4.7 Agencies Will Still Need to Fix Problems That Go Beyond Acquisition Management -- Chapter 5: Virgin Galactic: Creating Safe, Reliable, and Frequent Access to Space -- 5.1 Introduction -- 5.2 SpaceShipTwo -- 5.3 Human Spaceflight -- 5.4 Microgravity Research -- 5.5 LauncherOne -- Chapter 6: The Future of Satellite Applications: The End-User Perspective -- 6.1 Benefits from Space Revisited -- 6.2 Space Serving Society: Understanding Demand Is Key to Becoming Part of the Solution -- 6.2.1 Looking Beyond the Space Segment Downstream Value-Added Chain: The User Perspective -- 6.2.2 Serving User Communities Better: Horizontal Integration at the Level of the Offer -- 6.3 The Big Data and Interconnectivity Gordian Node -- 6.3.1 Volume, Velocity and Variety: Satellite Data Is Big Data -- 6.3.1.1 High Volume -- 6.3.1.2 High Velocity -- 6.3.1.3 High Variety with Variable Accuracy and Quality -- 6.3.2 Data to the User or User to the Data? -- 6.3.3 From Big Data to Connected Data and IoT -- 6.4 Public Authorities: Main Users of Satellite Applications? -- 6.4.1 Satellite Applications in Support of a Public Mission -- 6.4.1.1 Satellite Applications in Support of (EU) Policies and Regulations on Regional and Local Levels -- 6.4.1.2 Satellite Applications Improving Public Services -- 6.4.1.3 Satellite Applications for Regional Economies -- 6.4.2 Public Authorities a Junior Partner for the Satapps Industry? -- 6.5 The Stars Are the Limit -- Chapter 7: Efficient Access to Space: Implications for Space Astronomy -- 7.1 Introduction -- 7.2 Telescopes on the Ground and in Space -- 7.2.1 Optical (Visible Light) Telescopes on Ground and in Space -- 7.2.2 Cost Comparison -- 7.3 Why Are Space Telescopes So Expensive? -- 7.4 Serendipity Is the Nature of Exploration -- 7.4.1 Major Astronomy Discoveries -- 7.4.2 Expensive Access to Space Limits Our Discoveries.

7.5 Efficient Access to Space -- Chapter 8: Potentially Transformative Technologies for Twenty-First Century Space -- 8.1 Introduction -- 8.2 Potentially Transformative Themes for the Space Sector -- 8.2.1 Autonomy -- 8.2.2 Ionising Radiation -- 8.2.3 In Space Resource Utilisation: Very Large Structures -- 8.2.4 Further, Potential Game Changing Technologies -- 8.3 Conclusions -- Chapter 9: Big Data from Outer Space: Opportunities and Challenges for Crisis Response -- 9.1 Introduction -- 9.2 Crisis Response in a Commercial Space Age -- 9.2.1 Satellite Technology: New Actors, New Opportunities -- 9.2.2 The Rise of Digital Humanitarianism -- 9.3 Risks of Big Data in Humanitarian Action -- 9.3.1 Data Control -- 9.3.2 Digital Divide -- 9.3.3 Misuse of Open-Source and Personal Data -- 9.4 Conclusion: Geospatial Big Data and the Way Forward -- Chapter 10: Some Ethical Constraints on Near-Earth Resource Exploitation -- 10.1 Introduction -- 10.2 NERs and Scarcity -- 10.2.1 NEAs -- 10.2.2 Lunar Polar Real Estate -- 10.2.3 Lunar He3 -- 10.2.4 Orbital Allocations -- 10.3 Rawls in Space -- 10.4 Existing Frameworks -- 10.4.1 ITU Orbital Allocation Regulations -- 10.4.2 ISA Deep Sea Mining Regulations -- 10.5 Conclusion -- Chapter 11: Governance, Strategies and Approaches in 2030: ``European Options´´ -- 11.1 Inspired Human Mind -- 11.2 The Role of the Public Domain -- 11.3 Revisiting Roles -- 11.4 Courage -- 11.5 Mind-Set -- 11.6 Vision and Heritage -- Chapter 12: The Economics of Launch Vehicles: Towards a New Business Model -- 12.1 Introduction -- 12.2 Launch Vehicle Economics: The Traditional Business Model -- 12.3 The ``Quasi´´ Commercial Launcher Industry -- 12.3.1 Technology Transfer Controls and the Launcher Market -- 12.4 A New Business Model? -- 12.4.1 SpaceX and the U.S. Launcher Market -- 12.4.2 The SpaceX Approach -- 12.5 Ariane and Arianespace.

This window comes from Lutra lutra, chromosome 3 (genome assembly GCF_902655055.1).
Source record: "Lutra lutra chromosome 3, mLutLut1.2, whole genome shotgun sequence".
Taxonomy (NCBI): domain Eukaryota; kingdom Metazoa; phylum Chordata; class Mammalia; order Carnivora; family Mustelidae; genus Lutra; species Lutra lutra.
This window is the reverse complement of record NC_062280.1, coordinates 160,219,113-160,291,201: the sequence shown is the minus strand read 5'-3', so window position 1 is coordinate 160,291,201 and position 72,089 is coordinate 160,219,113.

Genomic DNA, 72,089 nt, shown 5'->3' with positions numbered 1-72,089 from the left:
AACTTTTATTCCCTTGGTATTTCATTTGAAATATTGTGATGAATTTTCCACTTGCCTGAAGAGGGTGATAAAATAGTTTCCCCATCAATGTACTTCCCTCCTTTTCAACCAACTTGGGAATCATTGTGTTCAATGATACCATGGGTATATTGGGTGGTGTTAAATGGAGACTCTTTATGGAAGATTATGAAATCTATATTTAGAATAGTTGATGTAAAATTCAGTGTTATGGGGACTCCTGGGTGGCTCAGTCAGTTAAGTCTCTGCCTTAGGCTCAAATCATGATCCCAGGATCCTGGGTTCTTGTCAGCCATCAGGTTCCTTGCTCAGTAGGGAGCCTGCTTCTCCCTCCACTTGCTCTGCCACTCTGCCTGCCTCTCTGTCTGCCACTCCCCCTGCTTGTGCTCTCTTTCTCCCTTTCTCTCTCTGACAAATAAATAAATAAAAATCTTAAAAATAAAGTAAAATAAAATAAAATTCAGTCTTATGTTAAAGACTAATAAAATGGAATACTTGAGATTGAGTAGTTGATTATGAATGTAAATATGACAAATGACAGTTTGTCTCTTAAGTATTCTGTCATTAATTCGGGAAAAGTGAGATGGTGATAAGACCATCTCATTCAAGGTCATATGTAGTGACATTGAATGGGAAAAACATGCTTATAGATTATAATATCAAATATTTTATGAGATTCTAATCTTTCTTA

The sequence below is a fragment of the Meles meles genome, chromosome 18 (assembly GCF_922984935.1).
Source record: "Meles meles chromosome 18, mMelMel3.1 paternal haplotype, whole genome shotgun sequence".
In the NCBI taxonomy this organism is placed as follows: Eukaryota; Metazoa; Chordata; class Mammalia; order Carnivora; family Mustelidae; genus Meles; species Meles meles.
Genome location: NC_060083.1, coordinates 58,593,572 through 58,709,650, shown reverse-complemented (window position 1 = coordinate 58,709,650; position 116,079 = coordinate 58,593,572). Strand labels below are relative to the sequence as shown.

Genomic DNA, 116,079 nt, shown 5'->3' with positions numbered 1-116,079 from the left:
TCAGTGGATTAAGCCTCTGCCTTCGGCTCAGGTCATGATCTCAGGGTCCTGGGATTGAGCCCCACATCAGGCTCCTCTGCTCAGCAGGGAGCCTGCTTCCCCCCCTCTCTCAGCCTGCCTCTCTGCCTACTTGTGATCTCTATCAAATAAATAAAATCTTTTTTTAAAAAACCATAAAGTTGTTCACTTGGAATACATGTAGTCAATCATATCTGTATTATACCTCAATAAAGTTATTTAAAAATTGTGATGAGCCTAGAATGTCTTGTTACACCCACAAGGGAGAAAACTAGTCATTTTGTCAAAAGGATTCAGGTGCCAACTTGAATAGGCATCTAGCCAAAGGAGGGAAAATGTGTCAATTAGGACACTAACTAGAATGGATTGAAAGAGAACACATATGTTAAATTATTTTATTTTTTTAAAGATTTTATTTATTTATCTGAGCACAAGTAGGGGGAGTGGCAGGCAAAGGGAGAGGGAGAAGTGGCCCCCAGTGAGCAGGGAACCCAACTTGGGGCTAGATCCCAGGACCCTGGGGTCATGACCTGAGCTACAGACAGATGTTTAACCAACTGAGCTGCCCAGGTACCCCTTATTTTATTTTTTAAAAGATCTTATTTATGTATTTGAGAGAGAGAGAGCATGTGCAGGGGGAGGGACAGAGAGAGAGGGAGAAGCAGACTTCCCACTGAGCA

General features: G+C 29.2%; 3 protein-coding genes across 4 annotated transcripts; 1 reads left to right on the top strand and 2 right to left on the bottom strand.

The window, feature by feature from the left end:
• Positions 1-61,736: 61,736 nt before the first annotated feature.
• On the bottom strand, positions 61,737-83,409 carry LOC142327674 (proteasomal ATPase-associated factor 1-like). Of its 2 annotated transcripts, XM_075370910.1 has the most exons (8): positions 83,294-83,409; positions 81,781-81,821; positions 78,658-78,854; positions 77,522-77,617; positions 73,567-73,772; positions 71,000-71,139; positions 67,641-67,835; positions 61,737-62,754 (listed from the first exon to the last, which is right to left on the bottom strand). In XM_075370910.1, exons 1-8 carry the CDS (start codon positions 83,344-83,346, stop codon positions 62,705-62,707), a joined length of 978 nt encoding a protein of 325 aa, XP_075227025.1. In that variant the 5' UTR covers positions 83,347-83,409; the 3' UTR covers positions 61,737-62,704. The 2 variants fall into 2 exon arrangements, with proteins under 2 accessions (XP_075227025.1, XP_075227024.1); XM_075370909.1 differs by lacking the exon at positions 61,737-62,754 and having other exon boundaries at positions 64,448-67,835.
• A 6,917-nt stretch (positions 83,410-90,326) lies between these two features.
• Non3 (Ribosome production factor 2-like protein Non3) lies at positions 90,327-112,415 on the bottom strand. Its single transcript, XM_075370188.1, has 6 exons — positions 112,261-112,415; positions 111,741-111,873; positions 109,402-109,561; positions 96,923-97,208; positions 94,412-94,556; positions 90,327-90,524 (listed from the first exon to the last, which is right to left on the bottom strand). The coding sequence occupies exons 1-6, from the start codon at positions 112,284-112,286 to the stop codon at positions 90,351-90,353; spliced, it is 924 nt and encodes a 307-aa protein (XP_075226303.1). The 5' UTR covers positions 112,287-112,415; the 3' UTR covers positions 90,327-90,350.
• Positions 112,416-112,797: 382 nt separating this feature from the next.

12.6 Transformational Possibilities -- 12.6.1 Hypersonic Vehicles -- 12.7 The Impact of Low Cost Access to Space -- 12.8 Conclusions -- Part III: Facts and Figures -- Chapter 13: Chronology: 2015 -- 13.1 Access to Space -- 13.2 Space Science and Exploration -- 13.3 Applications -- 13.4 Policy and International Cooperation -- 13.5 Country Profiles 2015 -- Chapter 14: Bibliography of Space Policy Publications 2015 -- 14.1 Monographs -- 14.2 Articles -- Biographies -- About the Editors -- About the Authors.